Sleep Therapy is the term used for the specific program, which combines the most powerful and effective components of cognitive behavioral therapy for insomnia. The first part of the program, called FIRST THINGS FIRST, involves recording one’s sleep using sleep diaries to assess the nature of their insomnia. This chapter focuses on how to uncover, or rediscover, the biological processes that allow one to sleep. It shows how to tailor one’s bedtime and rise time in order to get solid sleep, and how to associate one’s bed with great sleep. The procedures will be summarized in Six Steps to Solid Sleep, the main techniques of Sleep Therapy. With some practice of these relaxation and “cognitive therapy” techniques, one knows how to move their mind into a state that is more conducive to having sleep arrive, to having the velvet hammer descend.
Insomnia is a complaint of difficulty falling asleep or staying asleep that impairs the functioning or causes distress. So, compared to a bout of poor sleep, insomnia is a sleep problem that takes on a life of its own. Basically, it is persistent, unsatisfactory sleep that has daytime consequences. When insomnia occurs at least three nights per week and lasts for three months or longer, it is technically called “chronic” insomnia. People with insomnia report low mood, irritability, poor concentration and memory, reduced physical well-being, and some difficulties interacting with other people. They also report having more fatigue-related car crashes than people without insomnia. People with insomnia seem to be able to perform mundane tasks of daily living but they tend to have less enjoyment of their activities and show less “cognitive flexibility”—they tend to think more narrowly and less creatively—than people who sleep well.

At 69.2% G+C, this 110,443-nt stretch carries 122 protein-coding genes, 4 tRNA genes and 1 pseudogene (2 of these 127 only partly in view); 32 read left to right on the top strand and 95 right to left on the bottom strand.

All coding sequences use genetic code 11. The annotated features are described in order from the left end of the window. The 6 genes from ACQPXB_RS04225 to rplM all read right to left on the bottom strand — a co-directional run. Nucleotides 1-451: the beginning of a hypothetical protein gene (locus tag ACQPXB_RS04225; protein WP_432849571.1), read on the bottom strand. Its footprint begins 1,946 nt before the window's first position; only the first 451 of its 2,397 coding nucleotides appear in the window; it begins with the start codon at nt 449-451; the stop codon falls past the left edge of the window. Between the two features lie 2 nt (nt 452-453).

The completed sleep diaries will provide very interesting and useful information. This chapter helps the reader to go through their baseline sleep diary and see what it tells us. One will be looking at certain rows of their sleep diary now. The chapter guides us through the sleep diary, pointing out what to look for. It follows the same sequence that the author uses when he examines people’s sleep diaries in the clinic, which is not necessarily the same order in which we filled out the sleep diary. The first mission is to identify what type of insomnia we have. One has just looked at their baseline sleep diary for initial insomnia, multiple awakenings, middle insomnia, and terminal insomnia. It is quite common for people to have more than one type of insomnia problem. Our impression of how we are sleeping is, of course, one of the most important measurements.